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Business Continuity Management

Business Continuity Planning/Disaster Recovery (BCP/DR) solutions have not received the investment attention from IRM platform vendors as some of the other enterprise solutions. One of the biggest hurdles to integrating BCP capabilities into an organization’s risk management software platform has been the lack of a good asset repository (called a Configuration Management Database- CMDB). Since tracking assets accurately is vital for a BCP program to function, technology enablement has been slowly coming. Many specialized (standalone) tools were built just to process BCP/DR information and were never meant to integrate with risk management tools. With the advent of asset management platforms integrating risk management and incident response capabilities, it is now possible to perform the critical portions of the BCP/DR process within a single platform. 

 

There are several BCP standards and guidelines that are available to help direct an organization with maintaining a business continuity management program. As an example, the FFIEC has recently released guidance on its expectations for financial services institutions around BCP as part of the IT Examination handbook dated February 2015. The FFIEC states:

 

Business continuity planning involves the development of an enterprise-wide BCP and the prioritization of business objectives and critical operations that are essential for recovery. This enterprise-wide framework should consider how every critical process, business unit, department, and system will respond to disruptions and which recovery solutions should be implemented. This framework should include a plan for short-term and long-term recovery operations. Without an enterprise-wide BCP that considers all critical elements of the entire business, an institution may not be able to resume customer service at an acceptable level. Management should also prioritize business objectives and critical operations that are essential for survival of the institution since the restoration of all business units may not be feasible because of cost, logistics, and other unforeseen circumstances.

 

This planning process represents a continuous cycle that should evolve over time based on changes in potential threats, business operations, audit recommendations, and other remediation efforts as well as test results. All of these functions are tailor-made for an IRM platform to process.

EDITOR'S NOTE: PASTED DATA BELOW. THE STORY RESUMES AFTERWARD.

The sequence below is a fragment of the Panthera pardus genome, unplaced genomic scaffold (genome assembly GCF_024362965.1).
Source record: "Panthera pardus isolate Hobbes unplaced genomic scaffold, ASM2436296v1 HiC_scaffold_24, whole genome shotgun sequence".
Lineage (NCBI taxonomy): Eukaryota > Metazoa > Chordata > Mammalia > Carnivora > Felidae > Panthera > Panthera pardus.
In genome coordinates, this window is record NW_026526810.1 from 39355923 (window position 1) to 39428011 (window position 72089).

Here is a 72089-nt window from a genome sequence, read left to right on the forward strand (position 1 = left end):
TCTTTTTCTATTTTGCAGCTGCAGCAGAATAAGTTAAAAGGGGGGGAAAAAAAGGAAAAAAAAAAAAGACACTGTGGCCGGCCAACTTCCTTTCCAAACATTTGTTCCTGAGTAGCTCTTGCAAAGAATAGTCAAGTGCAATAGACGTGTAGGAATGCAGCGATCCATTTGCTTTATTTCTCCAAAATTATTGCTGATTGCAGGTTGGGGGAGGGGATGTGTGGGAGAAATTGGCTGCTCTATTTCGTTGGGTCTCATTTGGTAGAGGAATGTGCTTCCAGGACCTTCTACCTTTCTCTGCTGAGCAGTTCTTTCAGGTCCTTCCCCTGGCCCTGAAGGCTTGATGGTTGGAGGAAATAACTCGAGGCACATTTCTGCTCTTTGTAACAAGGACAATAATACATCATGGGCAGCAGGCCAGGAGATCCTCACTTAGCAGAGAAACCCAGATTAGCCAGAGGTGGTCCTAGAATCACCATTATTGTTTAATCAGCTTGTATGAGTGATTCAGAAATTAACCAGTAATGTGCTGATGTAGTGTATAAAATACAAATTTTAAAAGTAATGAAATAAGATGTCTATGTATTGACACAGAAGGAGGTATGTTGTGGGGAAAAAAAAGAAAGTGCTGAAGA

Common capabilities around the business continuity planning process we normally expect to see within an IRM platform include the following:

 

  • IT Asset Management        

  • Business Continuity Planning

  • Business Impact Assessment

  • Risk Assessment

  • Risk Management

  • Monitoring and Testing

 

BCP functionality is a good fit for IRM technology platforms due to the benefits of integration with other existing capabilities.  For example, the following capabilities can be leveraged by the BCP processes:

 

  • Threat and vulnerability management

  • Incident management

  • Notification and alerts

  • Workflow

  • Assessment process

  • Linkage with risk register, control libraries (including policies), and asset repositories

  • Scenario analysis/modeling

  • Reporting

  • Asset CMDB

  • Risk scoring model

  • Remediation planning

 

One of the weaknesses related to getting BCP functionality integrated into IRM technology platforms has been related to the quality of the organization’s CMDB. Having up-to-date and accurate asset information, which includes the information needed to track accountability, is critical for BCP/DR processes. 

 

Sargon Solutions has many years of experience assisting organizations with establishing BCP/DR programs and automating those related capabilities. Common use cases we see from clients include the following:

  • Business Impact Analysis Process

  • CMDB Linkage

  • Integrated Risk Calculation